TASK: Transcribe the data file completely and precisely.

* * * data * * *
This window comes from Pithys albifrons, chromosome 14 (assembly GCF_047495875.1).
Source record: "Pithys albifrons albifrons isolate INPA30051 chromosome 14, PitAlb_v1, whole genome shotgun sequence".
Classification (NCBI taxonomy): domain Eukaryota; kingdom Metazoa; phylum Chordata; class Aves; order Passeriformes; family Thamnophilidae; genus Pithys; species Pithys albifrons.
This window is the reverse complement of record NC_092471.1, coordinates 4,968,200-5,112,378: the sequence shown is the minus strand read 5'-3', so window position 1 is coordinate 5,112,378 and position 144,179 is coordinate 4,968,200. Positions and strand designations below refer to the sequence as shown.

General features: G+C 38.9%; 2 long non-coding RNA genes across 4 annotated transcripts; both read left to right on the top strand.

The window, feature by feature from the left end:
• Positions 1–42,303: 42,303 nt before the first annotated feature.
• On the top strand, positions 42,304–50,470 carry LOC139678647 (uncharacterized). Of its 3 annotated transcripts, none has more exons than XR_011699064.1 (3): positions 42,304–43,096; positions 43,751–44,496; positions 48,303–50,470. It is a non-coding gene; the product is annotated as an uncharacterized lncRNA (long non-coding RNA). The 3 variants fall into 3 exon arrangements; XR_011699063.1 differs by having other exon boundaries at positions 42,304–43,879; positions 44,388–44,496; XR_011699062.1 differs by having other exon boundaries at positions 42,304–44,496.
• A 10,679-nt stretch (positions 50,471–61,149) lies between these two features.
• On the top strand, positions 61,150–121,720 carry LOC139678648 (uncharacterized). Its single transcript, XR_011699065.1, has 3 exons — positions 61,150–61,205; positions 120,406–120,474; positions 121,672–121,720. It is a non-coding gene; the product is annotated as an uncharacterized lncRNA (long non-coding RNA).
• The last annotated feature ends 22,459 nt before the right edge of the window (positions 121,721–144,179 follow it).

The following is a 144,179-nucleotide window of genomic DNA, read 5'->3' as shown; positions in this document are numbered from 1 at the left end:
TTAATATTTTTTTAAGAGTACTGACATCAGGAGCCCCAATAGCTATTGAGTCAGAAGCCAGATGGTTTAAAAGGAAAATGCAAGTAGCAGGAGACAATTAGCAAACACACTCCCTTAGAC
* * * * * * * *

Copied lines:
This window comes from Pithys albifrons, chromosome 14 (assembly GCF_047495875.1).
Source record: "Pithys albifrons albifrons isolate INPA30051 chromosome 14, PitAlb_v1, whole genome shotgun sequence".
Classification (NCBI taxonomy): domain Eukaryota; kingdom Metazoa; phylum Chordata; class Aves; order Passeriformes; family Thamnophilidae; genus Pithys; species Pithys albifrons.
This window is the reverse complement of record NC_092471.1, coordinates 4,968,200-5,112,378: the sequence shown is the minus strand read 5'-3', so window position 1 is coordinate 5,112,378 and position 144,179 is coordinate 4,968,200. Positions and strand designations below refer to the sequence as shown.

General features: G+C 38.9%; 2 long non-coding RNA genes across 4 annotated transcripts; both read left to right on the top strand.

The window, feature by feature from the left end:
• Positions 1–42,303: 42,303 nt before the first annotated feature.
• On the top strand, positions 42,304–50,470 carry LOC139678647 (uncharacterized). Of its 3 annotated transcripts, none has more exons than XR_011699064.1 (3): positions 42,304–43,096; positions 43,751–44,496; positions 48,303–50,470. It is a non-coding gene; the product is annotated as an uncharacterized lncRNA (long non-coding RNA). The 3 variants fall into 3 exon arrangements; XR_011699063.1 differs by having other exon boundaries at positions 42,304–43,879; positions 44,388–44,496; XR_011699062.1 differs by having other exon boundaries at positions 42,304–44,496.
• A 10,679-nt stretch (positions 50,471–61,149) lies between these two features.
• On the top strand, positions 61,150–121,720 carry LOC139678648 (uncharacterized). Its single transcript, XR_011699065.1, has 3 exons — positions 61,150–61,205; positions 120,406–120,474; positions 121,672–121,720. It is a non-coding gene; the product is annotated as an uncharacterized lncRNA (long non-coding RNA).
• The last annotated feature ends 22,459 nt before the right edge of the window (positions 121,721–144,179 follow it).

The following is a 144,179-nucleotide window of genomic DNA, read 5'->3' as shown; positions in this document are numbered from 1 at the left end:
TTAATATTTTTTTAAGAGTACTGACATCAGGAGCCCCAATAGCTATTGAGTCAGAAGCCAGATGGTTTAAAAGGAAAATGCAAGTAGCAGGAGACAATTAGCAAACACACTCCCTTAGAC